Sunday, January 11, 2009

minus 20 questions...

I'm rather bad at asking questions...or it should definitely seem so if we've ever had a conversation face-to-face. This is certainly something of which I'm hardly proud. I worry that it's indicative that I have poor listening skills.

However, I recently came to the conclusion that this may not be entirely true after I spent some time speculating on just why I don't ask a lot of questions. I happened upon 2 reasons I'd not previously realized, the first of which is rather complicated and the second of which is really quite simple.

Reason 1 goes a little something like this: I've spent a great deal of my life learning things by observation rather than asking questions - like gathering the meaning of a word I don't know from the context of a conversation. Much can be learned about any situation or person by simply watching/observing. I think I may have originally started doing this out of pride so I wouldn't look silly for asking simple questions, but it turns out it's a very useful skill.

(relevant sidebar) We are all judgmental to some's in our DNA. We discern things, and then we make judgments based upon our discernment. I don't really like the idea of "judging" people per se, but if we're ever to make any sort of progress in our lives, we have to make judgments. For example - Is this guy trustworthy? Is she lying to me? What do they really mean by that? I'm sure I do a poor job of it, but I try to judge as little as I must, and also try to keep my judgments to a horizontal scale rather than a vertical one. I think I naturally put myself at the top of the vertical one, and that's definitely not where I belong - whereas on a horizontal scale, the playing field is level. Judgement becomes a matter of "different" rather than "better vs. worse."(end sidebar)

When I encounter people, I immediately begin compiling data with regards to that person's character as there are no better criteria by which to make judgment. Over the years I've developed a pretty good "character barometer" and can usually tell within a matter of minutes of observing someone whether they'll become an acquaintance, a friend, or even a nemesis. (I don't really have any's just fun to say). We transmit a great many signals by our actions, body language, demeanor, verbage, etc.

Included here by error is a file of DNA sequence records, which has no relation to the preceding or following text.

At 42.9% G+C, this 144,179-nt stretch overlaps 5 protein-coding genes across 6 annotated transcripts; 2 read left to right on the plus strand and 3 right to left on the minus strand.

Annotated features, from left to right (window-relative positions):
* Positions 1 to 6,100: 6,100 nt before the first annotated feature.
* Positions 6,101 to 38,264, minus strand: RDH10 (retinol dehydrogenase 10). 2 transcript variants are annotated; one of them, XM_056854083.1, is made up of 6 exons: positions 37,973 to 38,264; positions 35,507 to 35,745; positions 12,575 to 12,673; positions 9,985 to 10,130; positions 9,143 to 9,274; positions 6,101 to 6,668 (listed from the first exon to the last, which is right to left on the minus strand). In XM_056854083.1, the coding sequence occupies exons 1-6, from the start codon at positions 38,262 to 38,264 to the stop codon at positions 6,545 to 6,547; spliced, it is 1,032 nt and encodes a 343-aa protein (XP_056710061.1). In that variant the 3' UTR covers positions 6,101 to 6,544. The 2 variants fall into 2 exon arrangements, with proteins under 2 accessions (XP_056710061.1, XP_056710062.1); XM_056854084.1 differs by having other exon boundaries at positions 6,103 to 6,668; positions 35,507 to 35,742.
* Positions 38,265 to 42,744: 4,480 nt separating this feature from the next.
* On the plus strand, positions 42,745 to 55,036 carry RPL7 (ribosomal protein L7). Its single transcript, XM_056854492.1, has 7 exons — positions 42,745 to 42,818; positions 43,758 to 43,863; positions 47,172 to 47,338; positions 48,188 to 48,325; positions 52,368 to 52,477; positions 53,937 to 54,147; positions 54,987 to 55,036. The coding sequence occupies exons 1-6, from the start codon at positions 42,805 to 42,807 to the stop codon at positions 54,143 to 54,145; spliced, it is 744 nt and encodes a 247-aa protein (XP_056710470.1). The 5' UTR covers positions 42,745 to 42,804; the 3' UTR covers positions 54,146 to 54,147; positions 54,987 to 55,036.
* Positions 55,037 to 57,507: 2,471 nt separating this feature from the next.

Now before you get all uncomfortable when you meet me, just know that this kind of thinking comes with a price. I can't help but assume that others hold me under the exact same scrutiny, so I'm probably a great deal more uncomfortable than you, whether I show it or not.

So, long story short, I substitute observing for question-asking. My biggest regret about this is that people might get the impression that I'm not actually invested/interested in them, but the truth is that I've already unintentionally invested in them by observing them. It plays into another trait of mine I call "reciprocation," which is another blog for another time.

Reason 2 weighs far less guiltily on my heart and goes like this: I spend much of my time alone. I live alone and work alone. Seeing as I've, most often, already silently learned much about my company by observation, I often know what I want to know about them and don't have further questions. So rather than them questions, I blabber excitedly. Why? Because I'm literally just so excited to be in their presence that I get wound up. I know that sounds dumb, but it's really true. Sometimes, if I'm with a particularly close friend, I just won't say anything because their presence calms me and I'm so comfortable I needn't say a thing.

So if you've ever been offended by my constant jabbering and pontificating, or my enigmatic silence, will you please forgive me? Apparently I actually am quite concerned with you and have a poor way of showing it. I'm not one for composure, and I'm afraid you probably won't catch me asking questions of someone just to make them feel invested in. That seems patronizing if you ask me.

So, my new quest is this. Come up with questions whose answers I actually desire to know. Start asking them of people and get better at SHOWING the fact that I'm interested in them.


  1. Yo, G!! I enjoyed this a lot. Let's brainstorm some sweetness tomorrow night, mmm k?

  2. catching up on your blog graham! my problem is i ask too many questions lol.